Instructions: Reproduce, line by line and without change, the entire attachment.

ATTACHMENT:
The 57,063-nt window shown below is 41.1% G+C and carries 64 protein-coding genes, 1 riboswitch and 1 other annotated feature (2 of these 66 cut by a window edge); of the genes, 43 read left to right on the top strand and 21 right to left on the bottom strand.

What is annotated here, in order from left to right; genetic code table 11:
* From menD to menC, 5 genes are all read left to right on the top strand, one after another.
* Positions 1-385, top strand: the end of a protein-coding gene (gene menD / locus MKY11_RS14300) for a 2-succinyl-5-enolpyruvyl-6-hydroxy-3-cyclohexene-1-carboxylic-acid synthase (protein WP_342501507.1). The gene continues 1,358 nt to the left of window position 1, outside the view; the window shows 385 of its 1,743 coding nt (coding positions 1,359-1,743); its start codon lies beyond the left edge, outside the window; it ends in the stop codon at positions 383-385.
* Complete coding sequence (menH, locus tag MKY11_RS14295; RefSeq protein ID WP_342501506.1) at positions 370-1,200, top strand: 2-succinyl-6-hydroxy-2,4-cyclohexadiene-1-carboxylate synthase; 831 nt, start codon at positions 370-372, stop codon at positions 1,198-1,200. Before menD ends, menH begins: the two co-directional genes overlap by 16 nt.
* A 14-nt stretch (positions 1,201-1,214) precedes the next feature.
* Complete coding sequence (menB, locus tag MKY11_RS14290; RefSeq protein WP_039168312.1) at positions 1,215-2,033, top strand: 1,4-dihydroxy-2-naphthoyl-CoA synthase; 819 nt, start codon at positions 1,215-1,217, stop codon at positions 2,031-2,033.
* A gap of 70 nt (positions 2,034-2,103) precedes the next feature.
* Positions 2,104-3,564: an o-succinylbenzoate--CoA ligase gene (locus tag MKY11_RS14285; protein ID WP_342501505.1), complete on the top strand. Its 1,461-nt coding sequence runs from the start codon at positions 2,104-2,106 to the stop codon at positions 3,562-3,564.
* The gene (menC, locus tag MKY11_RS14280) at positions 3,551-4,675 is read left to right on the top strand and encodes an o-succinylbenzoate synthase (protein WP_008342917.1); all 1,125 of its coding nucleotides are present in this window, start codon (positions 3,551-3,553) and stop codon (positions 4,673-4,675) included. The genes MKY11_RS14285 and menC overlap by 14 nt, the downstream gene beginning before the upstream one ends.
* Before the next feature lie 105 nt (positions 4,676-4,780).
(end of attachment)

The 57,063-nt window shown below is 41.1% G+C and carries 64 protein-coding genes, 1 riboswitch and 1 other annotated feature (2 of these 66 cut by a window edge); of the genes, 43 read left to right on the top strand and 21 right to left on the bottom strand.

What is annotated here, in order from left to right; genetic code table 11:
* From menD to menC, 5 genes are all read left to right on the top strand, one after another.
* Positions 1-385, top strand: the end of a protein-coding gene (gene menD / locus MKY11_RS14300) for a 2-succinyl-5-enolpyruvyl-6-hydroxy-3-cyclohexene-1-carboxylic-acid synthase (protein WP_342501507.1). The gene continues 1,358 nt to the left of window position 1, outside the view; the window shows 385 of its 1,743 coding nt (coding positions 1,359-1,743); its start codon lies beyond the left edge, outside the window; it ends in the stop codon at positions 383-385.
* Complete coding sequence (menH, locus tag MKY11_RS14295; RefSeq protein ID WP_342501506.1) at positions 370-1,200, top strand: 2-succinyl-6-hydroxy-2,4-cyclohexadiene-1-carboxylate synthase; 831 nt, start codon at positions 370-372, stop codon at positions 1,198-1,200. Before menD ends, menH begins: the two co-directional genes overlap by 16 nt.
* A 14-nt stretch (positions 1,201-1,214) precedes the next feature.
* Complete coding sequence (menB, locus tag MKY11_RS14290; RefSeq protein WP_039168312.1) at positions 1,215-2,033, top strand: 1,4-dihydroxy-2-naphthoyl-CoA synthase; 819 nt, start codon at positions 1,215-1,217, stop codon at positions 2,031-2,033.
* A gap of 70 nt (positions 2,034-2,103) precedes the next feature.
* Positions 2,104-3,564: an o-succinylbenzoate--CoA ligase gene (locus tag MKY11_RS14285; protein ID WP_342501505.1), complete on the top strand. Its 1,461-nt coding sequence runs from the start codon at positions 2,104-2,106 to the stop codon at positions 3,562-3,564.
* The gene (menC, locus tag MKY11_RS14280) at positions 3,551-4,675 is read left to right on the top strand and encodes an o-succinylbenzoate synthase (protein WP_008342917.1); all 1,125 of its coding nucleotides are present in this window, start codon (positions 3,551-3,553) and stop codon (positions 4,673-4,675) included. The genes MKY11_RS14285 and menC overlap by 14 nt, the downstream gene beginning before the upstream one ends.
* Before the next feature lie 105 nt (positions 4,676-4,780).